What if you could live your life over again until you got it right? Would it be possible to change the course of your own life, the fate of your loved ones or perhaps even history as we know it? Life After Life by Kate Atkinson is about Ursula B. Todd, born into a comfortable home in England in 1910... over and over again. Every time Ursula's life comes to an end she is reborn into the same set of circumstances. Her life, when she lives long enough, spans both world wars, with her father serving in World War I and brothers serving in World War II. Ursula isn't entirely conscious that she is living her own life again, but she does have some premonitions and a sense of deja vu that cause her to make different choices in subsequent lives.
This book feeds into our fascination with destiny versus free will. Sometimes Ursula is able to change events with her actions, but other times the butterfly effect is too complex to create the desired outcome. In some of the scenes, Ursula is studying abroad in Germany just as World War II is brewing and develops a friendship with Hitler’s mistress Eva Braun. I found these scenes harder to follow, but it allows the protagonist the potential to impact history on a grander scale.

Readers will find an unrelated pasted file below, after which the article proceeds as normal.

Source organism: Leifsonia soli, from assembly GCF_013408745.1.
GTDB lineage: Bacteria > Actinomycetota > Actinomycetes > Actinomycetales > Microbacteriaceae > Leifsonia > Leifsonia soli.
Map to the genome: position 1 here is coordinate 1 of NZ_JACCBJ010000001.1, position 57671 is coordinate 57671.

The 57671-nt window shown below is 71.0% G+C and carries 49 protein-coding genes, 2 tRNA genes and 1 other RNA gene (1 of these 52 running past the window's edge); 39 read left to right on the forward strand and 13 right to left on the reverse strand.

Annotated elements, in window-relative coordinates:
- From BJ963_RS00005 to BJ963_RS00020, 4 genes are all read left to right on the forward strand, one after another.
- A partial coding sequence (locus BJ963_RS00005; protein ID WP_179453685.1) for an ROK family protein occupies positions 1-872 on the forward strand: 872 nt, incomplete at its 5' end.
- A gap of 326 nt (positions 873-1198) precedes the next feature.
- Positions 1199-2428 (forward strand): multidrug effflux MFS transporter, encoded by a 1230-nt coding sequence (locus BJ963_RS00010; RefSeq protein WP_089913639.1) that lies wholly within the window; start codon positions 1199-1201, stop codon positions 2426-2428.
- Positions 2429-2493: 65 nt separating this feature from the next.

As fits the theme, the tale is nonlinear, beginning with Ursula's attempt to assassinate a historical figure and ending with yet another birth. The author approaches each birth from a slightly different angle – the point of view of a servant as opposed to the doctor or an incident occurring a few hours later in the day that sheds light on another part of the story. Atkinson does not allow the recurring scene to become tiresome as each new version adds to the story.
I wasn't expecting to enjoy this book when it was chosen for my book club - the plot sounded too gimmicky. But once I started reading it, I was thoroughly engrossed. The book is beautifully written and expertly crafted. One member of my book club said, "I felt like I wasn't smart enough for this book." It's definitely challenging, but Life After Life rewards the effort of those in search of unique and thought-provoking fiction. It is also one of the books featured on Amazon’s list of 100 Books to Read in a Lifetime.